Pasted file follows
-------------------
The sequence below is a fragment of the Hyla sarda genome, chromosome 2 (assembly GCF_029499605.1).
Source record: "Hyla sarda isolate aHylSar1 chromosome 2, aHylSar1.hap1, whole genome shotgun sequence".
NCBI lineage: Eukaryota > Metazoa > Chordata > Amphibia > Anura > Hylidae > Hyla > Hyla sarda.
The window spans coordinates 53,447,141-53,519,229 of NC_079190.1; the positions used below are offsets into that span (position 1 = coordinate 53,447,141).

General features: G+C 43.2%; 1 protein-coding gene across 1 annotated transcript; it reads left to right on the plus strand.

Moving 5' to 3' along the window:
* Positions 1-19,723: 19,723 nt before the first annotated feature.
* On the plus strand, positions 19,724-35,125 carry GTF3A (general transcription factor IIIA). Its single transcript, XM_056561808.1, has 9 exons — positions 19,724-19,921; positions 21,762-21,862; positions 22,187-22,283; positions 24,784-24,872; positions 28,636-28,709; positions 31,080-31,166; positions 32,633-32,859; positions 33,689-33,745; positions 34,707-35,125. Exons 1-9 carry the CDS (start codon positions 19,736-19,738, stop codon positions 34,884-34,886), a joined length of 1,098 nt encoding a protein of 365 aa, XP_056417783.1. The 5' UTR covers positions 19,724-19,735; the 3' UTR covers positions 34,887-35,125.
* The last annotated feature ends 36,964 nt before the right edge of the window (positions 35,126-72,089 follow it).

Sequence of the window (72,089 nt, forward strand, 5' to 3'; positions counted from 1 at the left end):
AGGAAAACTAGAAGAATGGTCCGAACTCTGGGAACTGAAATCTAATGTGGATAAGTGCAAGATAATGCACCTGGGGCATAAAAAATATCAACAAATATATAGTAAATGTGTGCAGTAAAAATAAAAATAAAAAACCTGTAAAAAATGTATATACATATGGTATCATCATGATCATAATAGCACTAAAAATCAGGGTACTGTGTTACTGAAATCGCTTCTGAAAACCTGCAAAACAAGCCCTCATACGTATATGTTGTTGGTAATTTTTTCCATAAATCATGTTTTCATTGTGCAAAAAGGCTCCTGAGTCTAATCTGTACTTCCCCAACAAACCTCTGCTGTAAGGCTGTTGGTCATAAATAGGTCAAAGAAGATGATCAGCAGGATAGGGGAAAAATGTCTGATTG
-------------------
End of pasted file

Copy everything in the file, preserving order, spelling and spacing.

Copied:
The sequence below is a fragment of the Hyla sarda genome, chromosome 2 (assembly GCF_029499605.1).
Source record: "Hyla sarda isolate aHylSar1 chromosome 2, aHylSar1.hap1, whole genome shotgun sequence".
NCBI lineage: Eukaryota > Metazoa > Chordata > Amphibia > Anura > Hylidae > Hyla > Hyla sarda.
The window spans coordinates 53,447,141-53,519,229 of NC_079190.1; the positions used below are offsets into that span (position 1 = coordinate 53,447,141).

General features: G+C 43.2%; 1 protein-coding gene across 1 annotated transcript; it reads left to right on the plus strand.

Moving 5' to 3' along the window:
* Positions 1-19,723: 19,723 nt before the first annotated feature.
* On the plus strand, positions 19,724-35,125 carry GTF3A (general transcription factor IIIA). Its single transcript, XM_056561808.1, has 9 exons — positions 19,724-19,921; positions 21,762-21,862; positions 22,187-22,283; positions 24,784-24,872; positions 28,636-28,709; positions 31,080-31,166; positions 32,633-32,859; positions 33,689-33,745; positions 34,707-35,125. Exons 1-9 carry the CDS (start codon positions 19,736-19,738, stop codon positions 34,884-34,886), a joined length of 1,098 nt encoding a protein of 365 aa, XP_056417783.1. The 5' UTR covers positions 19,724-19,735; the 3' UTR covers positions 34,887-35,125.
* The last annotated feature ends 36,964 nt before the right edge of the window (positions 35,126-72,089 follow it).

Sequence of the window (72,089 nt, forward strand, 5' to 3'; positions counted from 1 at the left end):
AGGAAAACTAGAAGAATGGTCCGAACTCTGGGAACTGAAATCTAATGTGGATAAGTGCAAGATAATGCACCTGGGGCATAAAAAATATCAACAAATATATAGTAAATGTGTGCAGTAAAAATAAAAATAAAAAACCTGTAAAAAATGTATATACATATGGTATCATCATGATCATAATAGCACTAAAAATCAGGGTACTGTGTTACTGAAATCGCTTCTGAAAACCTGCAAAACAAGCCCTCATACGTATATGTTGTTGGTAATTTTTTCCATAAATCATGTTTTCATTGTGCAAAAAGGCTCCTGAGTCTAATCTGTACTTCCCCAACAAACCTCTGCTGTAAGGCTGTTGGTCATAAATAGGTCAAAGAAGATGATCAGCAGGATAGGGGAAAAATGTCTGATTG